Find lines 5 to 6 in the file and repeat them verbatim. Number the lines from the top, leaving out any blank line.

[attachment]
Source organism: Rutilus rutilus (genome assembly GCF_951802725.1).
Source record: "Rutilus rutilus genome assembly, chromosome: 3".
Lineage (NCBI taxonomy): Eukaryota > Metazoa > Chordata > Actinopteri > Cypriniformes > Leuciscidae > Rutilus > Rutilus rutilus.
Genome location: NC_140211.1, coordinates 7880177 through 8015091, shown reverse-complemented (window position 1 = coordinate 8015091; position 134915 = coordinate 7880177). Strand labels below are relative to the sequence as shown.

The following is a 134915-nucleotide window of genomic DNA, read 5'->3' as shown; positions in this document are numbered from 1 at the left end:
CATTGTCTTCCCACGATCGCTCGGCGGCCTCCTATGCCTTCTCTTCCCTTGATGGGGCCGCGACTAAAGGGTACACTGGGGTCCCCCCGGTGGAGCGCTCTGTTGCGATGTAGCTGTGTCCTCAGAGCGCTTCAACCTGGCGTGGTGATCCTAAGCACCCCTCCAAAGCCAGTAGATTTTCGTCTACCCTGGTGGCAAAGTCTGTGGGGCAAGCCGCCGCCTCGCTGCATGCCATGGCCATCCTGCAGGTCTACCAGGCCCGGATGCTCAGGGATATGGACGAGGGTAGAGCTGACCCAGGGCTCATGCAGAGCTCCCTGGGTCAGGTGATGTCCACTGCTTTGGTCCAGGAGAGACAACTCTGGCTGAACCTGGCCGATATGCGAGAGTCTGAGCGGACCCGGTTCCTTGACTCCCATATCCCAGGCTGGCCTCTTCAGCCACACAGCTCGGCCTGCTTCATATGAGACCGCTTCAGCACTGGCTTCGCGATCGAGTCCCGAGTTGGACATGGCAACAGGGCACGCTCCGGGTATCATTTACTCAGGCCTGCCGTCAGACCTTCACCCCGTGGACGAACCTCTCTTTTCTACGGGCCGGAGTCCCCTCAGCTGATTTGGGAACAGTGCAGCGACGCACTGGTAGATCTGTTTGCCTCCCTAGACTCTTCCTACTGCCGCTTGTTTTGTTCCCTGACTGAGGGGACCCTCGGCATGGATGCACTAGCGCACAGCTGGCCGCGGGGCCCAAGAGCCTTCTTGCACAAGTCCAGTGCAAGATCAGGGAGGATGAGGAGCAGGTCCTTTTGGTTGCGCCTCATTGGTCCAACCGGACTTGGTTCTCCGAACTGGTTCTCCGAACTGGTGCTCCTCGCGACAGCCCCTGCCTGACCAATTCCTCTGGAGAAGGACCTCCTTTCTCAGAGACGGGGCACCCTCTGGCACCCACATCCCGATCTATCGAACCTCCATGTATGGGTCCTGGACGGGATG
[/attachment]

The following is a 134915-nucleotide window of genomic DNA, read 5'->3' as shown; positions in this document are numbered from 1 at the left end:
CATTGTCTTCCCACGATCGCTCGGCGGCCTCCTATGCCTTCTCTTCCCTTGATGGGGCCGCGACTAAAGGGTACACTGGGGTCCCCCCGGTGGAGCGCTCTGTTGCGATGTAGCTGTGTCCTCAGAGCGCTTCAACCTGGCGTGGTGATCCTAAGCACCCCTCCAAAGCCAGTAGATTTTCGTCTACCCTGGTGGCAAAGTCTGTGGGGCAAGCCGCCGCCTCGCTGCATGCCATGGCCATCCTGCAGGTCTACCAGGCCCGGATGCTCAGGGATATGGACGAGGGTAGAGCTGACCCAGGGCTCATGCAGAGCTCCCTGGGTCAGGTGATGTCCACTGCTTTGGTCCAGGAGAGACAACTCTGGCTGAACCTGGCCGATATGCGAGAGTCTGAGCGGACCCGGTTCCTTGACTCCCATATCCCAGGCTGGCCTCTTCAGCCACACAGCTCGGCCTGCTTCATATGAGACCGCTTCAGCACTGGCTTCGCGATCGAGTCCCGAGTTGGACATGGCAACAGGGCACGCTCCGGGTATCATTTACTCAGGCCTGCCGTCAGACCTTCACCCCGTGGACGAACCTCTCTTTTCTACGGGCCGGAGTCCCCTCAGCTGATTTGGGAACAGTGCAGCGACGCACTGGTAGATCTGTTTGCCTCCCTAGACTCTTCCTACTGCCGCTTGTTTTGTTCCCTGACTGAGGGGACCCTCGGCATGGATGCACTAGCGCACAGCTGGCCGCGGGGCCCAAGAGCCTTCTTGCACAAGTCCAGTGCAAGATCAGGGAGGATGAGGAGCAGGTCCTTTTGGTTGCGCCTCATTGGTCCAACCGGACTTGGTTCTCCGAACTGGTTCTCCGAACTGGTGCTCCTCGCGACAGCCCCTGCCTGACCAATTCCTCTGGAGAAGGACCTCCTTTCTCAGAGACGGGGCACCCTCTGGCACCCACATCCCGATCTATCGAACCTCCATGTATGGGTCCTGGACGGGATG